The pretext that crime is being prevented can be shifted from domestic politics to foreign affairs. This results in the same abuses just as the same sophisms justify it. Are those in power provoking our most peaceful neighbors and faithful allies? All they are doing, they say, is punishing hostile intentions and forestalling attacks now being considered. How can we show the nonexistence of these intentions, the impossibility of these attacks? If the unfortunate nation they calumniate is easily intimidated, our governing group has forestalled it, since it is submitting. If it has time to resist these hypocritical aggressors, it wanted war because it is defending itself. To show that this picture is in no way exaggerated, one need only recall the war in Switzerland.5
“What?” someone will say, “when the government knows a conspiracy is being hatched in the shadows, or that thieves are plotting to murder a citizen and plunder his home, it will have resources to punish the guilty persons only once the crime has happened!” Two very different things are confounded here: crimes actually begun, and the alleged will to commit crimes. The government has the duty and therefore the right to keep an eye on trends which look dangerous to it. When it has evidence of the conspiracy being hatched or the murder being pondered, it can make sure of the men this evidence points to. In this case, however, this is not an arbitrary measure but a legal action. This is precisely when these men must be brought before independent courts. This is the very time when the detention of the accused must not be prolonged if proof is not forthcoming. As long as government has only  suspicions about people’s intentions, it must keep guard passively, and the object of its worries must not feel their effect. It would be an intolerable condition for men to be constantly at the mercy of government suspicions.
To render the prerogative of prevention admissible, we must distinguish again between the jurisdiction of authority over actions and its jurisdiction over individuals. Our safeguard against arbitrary government lies in this distinction. The government sometimes has the right to direct its powers against harmless or innocent actions, when they seem to it to lead on to dangerous results. It never has the right, however, to make this same power weigh on individuals who are not clearly guilty, even when their intentions are suspect to it, and their resources seem such as to be feared. If, for example, a country were infested with armed gatherings, it would not be unjust for a brief period to put obstacles in the way of all meetings, obstacles which would hurt innocent and guilty alike. If, as happened in parts of Germany, arson was becoming widespread, one could attach a punishment to the mere transport or mere possession of certain combustible materials. If there were a high murder rate as in Italy, the bearing of arms could be forbidden to all individuals, without distinction. The exemplary nuances here are infinite. The most innocent of actions in intention may in certain contexts cause as much harm as the most criminal ones. Of course this principle must be applied with great caution, since the prohibition of any noncriminal act is always harmful to the moral life as well as the freedom of the governed. Nevertheless, government cannot be denied this latitude. Interdictions of the kind we have been considering have to be regarded as legitimate, as long as they are general. But these same interdictions, were they to be directed exclusively against certain individuals or classes, as happened so often during our Revolution, would become unjust. They would be nothing else than punishments which had got ahead of the crime. For it is a punishment that there should be an unseemly distinction between equally innocent men. The unwarranted deprivation of freedom which others enjoy is a punishment. Now, all punishment which does not stem from legally proven crime is itself a governmental crime.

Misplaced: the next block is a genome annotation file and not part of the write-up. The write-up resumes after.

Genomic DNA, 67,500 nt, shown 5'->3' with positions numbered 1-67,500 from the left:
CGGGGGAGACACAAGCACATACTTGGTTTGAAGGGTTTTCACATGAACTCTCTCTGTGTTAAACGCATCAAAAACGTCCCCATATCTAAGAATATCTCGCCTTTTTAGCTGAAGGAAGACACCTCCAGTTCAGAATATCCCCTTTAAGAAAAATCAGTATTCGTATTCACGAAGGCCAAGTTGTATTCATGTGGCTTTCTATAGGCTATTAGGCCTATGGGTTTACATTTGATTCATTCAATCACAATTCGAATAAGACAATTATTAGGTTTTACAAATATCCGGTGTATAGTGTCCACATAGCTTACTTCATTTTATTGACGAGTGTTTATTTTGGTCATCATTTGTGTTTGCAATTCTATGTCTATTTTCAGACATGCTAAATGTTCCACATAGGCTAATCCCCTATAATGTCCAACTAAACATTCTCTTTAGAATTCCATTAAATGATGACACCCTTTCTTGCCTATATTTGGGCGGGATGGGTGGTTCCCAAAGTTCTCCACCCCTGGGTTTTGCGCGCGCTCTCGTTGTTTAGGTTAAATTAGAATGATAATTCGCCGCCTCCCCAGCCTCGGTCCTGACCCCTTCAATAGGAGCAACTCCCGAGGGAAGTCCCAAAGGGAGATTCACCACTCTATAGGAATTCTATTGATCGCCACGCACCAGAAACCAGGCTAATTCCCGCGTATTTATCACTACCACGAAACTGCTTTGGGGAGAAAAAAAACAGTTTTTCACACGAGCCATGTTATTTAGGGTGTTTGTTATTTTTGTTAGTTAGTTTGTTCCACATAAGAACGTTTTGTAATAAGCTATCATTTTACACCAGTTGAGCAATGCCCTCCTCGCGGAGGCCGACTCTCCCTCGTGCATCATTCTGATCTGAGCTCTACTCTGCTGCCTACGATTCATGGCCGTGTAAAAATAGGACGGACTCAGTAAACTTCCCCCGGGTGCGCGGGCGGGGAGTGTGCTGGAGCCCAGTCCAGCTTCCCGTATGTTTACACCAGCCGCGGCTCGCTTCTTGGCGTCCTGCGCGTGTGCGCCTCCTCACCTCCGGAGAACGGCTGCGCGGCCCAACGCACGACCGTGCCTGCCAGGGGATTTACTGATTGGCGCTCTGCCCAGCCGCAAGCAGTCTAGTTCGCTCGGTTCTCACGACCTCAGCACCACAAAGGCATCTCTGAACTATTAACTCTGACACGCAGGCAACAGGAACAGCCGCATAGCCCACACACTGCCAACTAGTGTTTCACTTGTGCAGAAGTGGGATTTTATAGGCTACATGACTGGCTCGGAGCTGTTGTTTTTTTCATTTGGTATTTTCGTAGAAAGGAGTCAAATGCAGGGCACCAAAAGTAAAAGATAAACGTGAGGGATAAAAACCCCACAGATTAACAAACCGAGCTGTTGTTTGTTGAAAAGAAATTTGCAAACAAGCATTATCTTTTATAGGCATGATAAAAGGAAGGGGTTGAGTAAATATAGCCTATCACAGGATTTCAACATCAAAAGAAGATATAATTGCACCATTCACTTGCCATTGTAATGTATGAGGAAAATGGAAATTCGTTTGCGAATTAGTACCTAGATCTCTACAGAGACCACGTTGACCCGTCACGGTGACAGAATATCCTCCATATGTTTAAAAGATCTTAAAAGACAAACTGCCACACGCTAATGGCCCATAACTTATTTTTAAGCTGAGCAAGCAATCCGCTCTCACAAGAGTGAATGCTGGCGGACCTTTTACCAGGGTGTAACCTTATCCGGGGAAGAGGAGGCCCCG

[2. ]On these numerous revolutionary laws, see Jacques Godechot, Les institutions de la France sous la Révolution et l’Empire, Paris, PUF, 1951, Ch. V, La justice révolutionnaire, pp. 316–328.
[3. ]Constant’s information, which Hofmann has not been able to trace, probably came from Sismondi, who was a specialist in the history of the Italian republics.
[4. ]On refractory priests and their persecution, see Jacques Godechot, Les institutions..., op. cit., passim, using the index references.
[5. ]On 28 January 1789, General Ménard occupied the Pays de Vaud, which had just emancipated itself from the control of Berne four days earlier. At the beginning of February 1798, Generals Brune and Schauenbourg began military operations against Berne. See Johannès Dierauer, Histoire de la Confédération suisse, Lausanne, Payot, 1929, t. IV, Ch. IV and V, pp. 465–573. Constant and Mme. de Staël had tried to oppose the policy of the Directory and of Napoleon against the Swiss. See Hofmann’s thesis, Première Partie, Ch. 2, p. 167, n. 215.